Public health programs are starting to recognize the need to move beyond a one-size-fits-all approach in demand generation, and instead tailor interventions to the heterogeneity underlying human decision making. Currently, however, there is a lack of methods to enable such targeting. We describe a novel hybrid behavioral-psychographic segmentation approach to segment stakeholders on potential barriers to a target behavior. We then apply the method in a case study of demand generation for voluntary medical male circumcision (VMMC) among 15-29-year-old males in Zambia and Zimbabwe. Canonical correlations and hierarchical clustering techniques were applied on representative samples of men in each country who were differentiated by their underlying reasons for their propensity to get circumcised. We characterized six distinct segments of men in Zimbabwe, and seven segments in Zambia, according to their needs, perceptions, attitudes and behaviors towards VMMC, thus highlighting distinct reasons for a failure to engage in the desired behavior.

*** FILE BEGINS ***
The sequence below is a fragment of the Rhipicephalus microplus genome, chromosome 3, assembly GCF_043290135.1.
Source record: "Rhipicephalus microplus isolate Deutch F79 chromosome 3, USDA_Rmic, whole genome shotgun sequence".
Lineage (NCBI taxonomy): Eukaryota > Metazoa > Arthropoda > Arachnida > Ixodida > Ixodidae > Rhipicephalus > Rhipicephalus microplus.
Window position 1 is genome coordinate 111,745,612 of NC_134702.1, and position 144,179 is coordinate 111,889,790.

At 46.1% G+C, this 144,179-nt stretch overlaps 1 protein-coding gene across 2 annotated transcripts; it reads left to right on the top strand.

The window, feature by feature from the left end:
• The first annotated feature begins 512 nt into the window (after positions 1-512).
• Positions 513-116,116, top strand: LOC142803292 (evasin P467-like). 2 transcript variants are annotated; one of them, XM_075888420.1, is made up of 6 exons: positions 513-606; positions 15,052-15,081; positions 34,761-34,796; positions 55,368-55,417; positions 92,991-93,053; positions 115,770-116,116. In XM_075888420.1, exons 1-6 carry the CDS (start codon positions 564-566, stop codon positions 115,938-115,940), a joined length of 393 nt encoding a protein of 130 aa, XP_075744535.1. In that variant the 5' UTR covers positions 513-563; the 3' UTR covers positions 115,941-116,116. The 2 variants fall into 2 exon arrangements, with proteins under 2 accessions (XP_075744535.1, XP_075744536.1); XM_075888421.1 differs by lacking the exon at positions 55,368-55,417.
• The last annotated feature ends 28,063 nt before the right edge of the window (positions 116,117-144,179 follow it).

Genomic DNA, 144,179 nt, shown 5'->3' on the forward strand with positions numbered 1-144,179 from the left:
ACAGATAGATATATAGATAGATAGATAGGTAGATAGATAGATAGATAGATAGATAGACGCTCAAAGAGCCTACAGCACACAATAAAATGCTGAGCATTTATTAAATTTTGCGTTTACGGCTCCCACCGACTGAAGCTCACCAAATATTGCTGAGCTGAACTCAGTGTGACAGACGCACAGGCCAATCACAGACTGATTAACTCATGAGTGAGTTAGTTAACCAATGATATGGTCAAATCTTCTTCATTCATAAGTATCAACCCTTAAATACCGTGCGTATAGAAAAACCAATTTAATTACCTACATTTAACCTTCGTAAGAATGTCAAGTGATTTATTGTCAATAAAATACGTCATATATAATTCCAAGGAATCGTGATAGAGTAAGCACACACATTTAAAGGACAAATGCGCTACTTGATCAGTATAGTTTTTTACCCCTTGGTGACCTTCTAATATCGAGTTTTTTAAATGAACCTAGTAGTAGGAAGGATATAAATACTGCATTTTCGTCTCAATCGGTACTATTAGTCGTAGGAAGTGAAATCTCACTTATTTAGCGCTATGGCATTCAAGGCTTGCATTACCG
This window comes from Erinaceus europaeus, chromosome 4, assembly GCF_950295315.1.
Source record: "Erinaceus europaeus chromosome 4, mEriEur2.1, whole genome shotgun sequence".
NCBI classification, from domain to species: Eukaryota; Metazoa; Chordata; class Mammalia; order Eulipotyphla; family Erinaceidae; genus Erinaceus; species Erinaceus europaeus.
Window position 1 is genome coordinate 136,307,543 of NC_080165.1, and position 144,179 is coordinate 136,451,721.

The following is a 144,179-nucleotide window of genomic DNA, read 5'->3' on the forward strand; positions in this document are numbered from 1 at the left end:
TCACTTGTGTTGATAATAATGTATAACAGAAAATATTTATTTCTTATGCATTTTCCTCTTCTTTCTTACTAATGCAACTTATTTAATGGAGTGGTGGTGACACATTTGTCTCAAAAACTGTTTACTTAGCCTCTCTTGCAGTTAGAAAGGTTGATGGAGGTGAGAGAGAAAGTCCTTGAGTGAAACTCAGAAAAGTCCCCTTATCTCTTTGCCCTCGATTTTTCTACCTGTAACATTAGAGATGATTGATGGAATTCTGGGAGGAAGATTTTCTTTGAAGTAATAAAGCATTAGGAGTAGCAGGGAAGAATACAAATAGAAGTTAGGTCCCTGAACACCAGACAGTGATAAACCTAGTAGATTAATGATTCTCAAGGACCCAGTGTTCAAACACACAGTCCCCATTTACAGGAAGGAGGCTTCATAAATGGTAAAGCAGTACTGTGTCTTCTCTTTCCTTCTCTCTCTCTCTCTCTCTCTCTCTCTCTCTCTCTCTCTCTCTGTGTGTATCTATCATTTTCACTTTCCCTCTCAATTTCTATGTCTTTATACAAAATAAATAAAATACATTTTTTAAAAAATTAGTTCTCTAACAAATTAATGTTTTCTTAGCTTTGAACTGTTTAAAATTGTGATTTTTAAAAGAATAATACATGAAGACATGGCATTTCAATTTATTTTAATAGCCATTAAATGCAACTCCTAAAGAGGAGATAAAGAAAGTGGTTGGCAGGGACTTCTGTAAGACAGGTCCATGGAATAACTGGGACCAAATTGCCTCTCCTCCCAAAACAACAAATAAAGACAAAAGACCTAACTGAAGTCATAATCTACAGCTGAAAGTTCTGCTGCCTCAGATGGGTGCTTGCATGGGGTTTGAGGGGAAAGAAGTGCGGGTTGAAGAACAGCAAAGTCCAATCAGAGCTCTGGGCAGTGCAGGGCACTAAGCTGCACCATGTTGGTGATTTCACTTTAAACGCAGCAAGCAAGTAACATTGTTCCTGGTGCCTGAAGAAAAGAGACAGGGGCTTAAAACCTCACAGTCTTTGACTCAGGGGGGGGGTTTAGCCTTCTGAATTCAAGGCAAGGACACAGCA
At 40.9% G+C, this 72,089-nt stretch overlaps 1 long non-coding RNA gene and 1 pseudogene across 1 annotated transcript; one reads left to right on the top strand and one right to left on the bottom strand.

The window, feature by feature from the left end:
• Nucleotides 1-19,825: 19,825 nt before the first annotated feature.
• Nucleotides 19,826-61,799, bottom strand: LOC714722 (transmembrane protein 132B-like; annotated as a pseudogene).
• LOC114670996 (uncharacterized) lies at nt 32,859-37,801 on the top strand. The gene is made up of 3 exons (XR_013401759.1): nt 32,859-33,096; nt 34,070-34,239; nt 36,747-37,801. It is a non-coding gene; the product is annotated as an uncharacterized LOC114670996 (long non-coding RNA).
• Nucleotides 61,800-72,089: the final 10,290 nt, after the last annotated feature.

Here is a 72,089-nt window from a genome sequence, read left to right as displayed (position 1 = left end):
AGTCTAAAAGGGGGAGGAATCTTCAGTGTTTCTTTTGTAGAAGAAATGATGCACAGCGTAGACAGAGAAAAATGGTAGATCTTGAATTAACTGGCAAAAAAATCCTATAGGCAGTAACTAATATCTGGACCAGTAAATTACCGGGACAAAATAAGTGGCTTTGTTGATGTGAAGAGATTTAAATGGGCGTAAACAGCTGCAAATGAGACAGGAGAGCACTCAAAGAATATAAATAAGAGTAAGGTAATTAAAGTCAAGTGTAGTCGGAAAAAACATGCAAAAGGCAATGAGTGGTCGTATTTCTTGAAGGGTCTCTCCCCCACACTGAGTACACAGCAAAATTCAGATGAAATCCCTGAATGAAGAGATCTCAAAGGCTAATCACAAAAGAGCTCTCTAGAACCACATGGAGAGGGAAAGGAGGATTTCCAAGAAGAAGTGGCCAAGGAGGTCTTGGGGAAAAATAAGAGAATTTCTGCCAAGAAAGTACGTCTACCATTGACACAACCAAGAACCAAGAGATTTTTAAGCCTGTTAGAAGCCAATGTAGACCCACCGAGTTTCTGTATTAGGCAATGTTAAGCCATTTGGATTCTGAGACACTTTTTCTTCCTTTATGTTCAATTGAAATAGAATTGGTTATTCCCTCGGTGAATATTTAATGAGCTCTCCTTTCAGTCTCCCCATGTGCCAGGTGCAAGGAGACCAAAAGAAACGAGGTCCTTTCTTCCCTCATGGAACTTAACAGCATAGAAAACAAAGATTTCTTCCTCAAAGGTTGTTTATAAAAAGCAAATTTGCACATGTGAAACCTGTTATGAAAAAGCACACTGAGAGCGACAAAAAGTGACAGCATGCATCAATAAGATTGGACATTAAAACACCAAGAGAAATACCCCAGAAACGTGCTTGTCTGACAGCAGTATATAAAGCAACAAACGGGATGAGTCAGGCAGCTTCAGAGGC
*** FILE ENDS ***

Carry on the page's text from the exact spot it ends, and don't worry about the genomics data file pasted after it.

- Steve Kretschmer
The funders were involved in the study design, but had no role in data collection and interpretation, or the decision to submit the work for publication.
Human subjects: In Zambia, ethical approval was received by ERES CONVERGE IRB, Ref. No. 2014-Aug-008In Zimbabwe, ethical approval was received by MRCZ, Ref. No. MRCZ/A/1884Consent to publish was received by all authors and the governments of Zambia and Zimbabwe.Written consent was obtained by all respondents. For those respondents below the age of 18 years (minors), both parental consent and consent from the interviewee were received. Consent forms were signed by both parent/guardian and minor in these cases. No respondents were under the age of 13 years.
- Quarraisha Abdool Karim, Reviewing Editor, University of KwaZulu Natal, South Africa
- Received: February 14, 2017
- Accepted: September 4, 2017
- Accepted Manuscript published: September 13, 2017 (version 1)
© 2017, Sgaier et al.
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